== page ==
Posts Tagged: Transit Planning



Transit Oriented Development and CPT (Part 1 of 3)

Most readers understand the concept of Transit Oriented Development (TOD) – a planning approach that encourages transit ridership through increased development around transit stations. TODs are designed to create higher density, mixed use, walkable communities. In this way the day-to-day needs met by shops, cafes, and entertainment venues are located within the neighbourhood (usually near the station), and access to a rapid public transport network is maximised. Despite mixed successes, TODs are often touted as one of the great solutions to urban mobility.

TOD designs tend to occur within 800 metres of the transit station, which is considered the distance that people are willing to walk or cycle to reach public transport. However, depending on the transport mode and the ‘walking culture’ of the area, this distance can vary between 400-1200 metres.

Typically, TODs are associated with streetcars, LRT and heavy rail, although the developing world has implemented successful BRT TODs as well. A few examples of CPT and TOD also exist. The Metrocable in Medellin, Columbia utilises elements of TOD for the Linea L & J lines. The Metrocable in Caracas, Venezuela integrates retail, commercial and social services into customised CPT stations, although it appears that no coordinated development has occurred outside of these stations.

What is important to remember is that (for the most part) efficient public transport spurs development regardless of TOD plans. TODs simply try to offer an assurance that development will occur in a planned, coordinated way over a shorter timeframe (often determined by investors.) TODs can be master planned or guided redevelopment. Planning regulations are often tweaked to allow different land uses and higher densities. Property developers demand certainty to the type of development that is expected in order to reduce business risk. TODs usually involve a number of stakeholders and in some instances are implemented via innovative PPP arrangements. However, TODs are not always successful as there are multiple internal and external factors at play.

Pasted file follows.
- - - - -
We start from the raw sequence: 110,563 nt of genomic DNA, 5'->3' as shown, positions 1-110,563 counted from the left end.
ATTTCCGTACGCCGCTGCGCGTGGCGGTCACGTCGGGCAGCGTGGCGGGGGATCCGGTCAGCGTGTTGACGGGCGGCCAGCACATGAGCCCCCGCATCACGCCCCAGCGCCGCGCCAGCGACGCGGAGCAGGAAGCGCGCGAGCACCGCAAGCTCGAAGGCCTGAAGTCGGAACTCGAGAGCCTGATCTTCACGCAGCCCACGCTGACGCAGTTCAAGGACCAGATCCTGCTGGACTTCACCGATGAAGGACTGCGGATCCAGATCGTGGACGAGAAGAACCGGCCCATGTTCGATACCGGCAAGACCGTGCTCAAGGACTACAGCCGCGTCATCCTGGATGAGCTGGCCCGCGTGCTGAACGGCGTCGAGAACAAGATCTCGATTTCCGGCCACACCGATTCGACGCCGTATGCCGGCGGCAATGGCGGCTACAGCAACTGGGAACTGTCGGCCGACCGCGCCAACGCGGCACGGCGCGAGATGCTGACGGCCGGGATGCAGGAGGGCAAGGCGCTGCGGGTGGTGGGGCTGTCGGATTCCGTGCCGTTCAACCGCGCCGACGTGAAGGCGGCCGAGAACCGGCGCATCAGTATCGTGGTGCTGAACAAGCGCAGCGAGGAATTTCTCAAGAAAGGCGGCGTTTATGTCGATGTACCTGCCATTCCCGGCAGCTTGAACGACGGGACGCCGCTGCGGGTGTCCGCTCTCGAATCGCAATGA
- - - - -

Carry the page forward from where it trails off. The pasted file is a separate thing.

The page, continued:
It is also frustrating that the very factor that make TODs possible – rapid transport systems – can also significantly hinder their success and have negative impacts on the adjoining land and people. Basically, ‘at grade’ transit presents a problem to the urban form; it bisects it, it divides it, it makes it unsafe for pedestrians. Tracks takes up valuable land. Buses are noisy and generate pollutants. Heavy rail is even noisier (unless underground) and produces vibration effects. These nuisances impact properties adjoining the infrastructure and can compromise the whole TOD model – which values land close to public transport.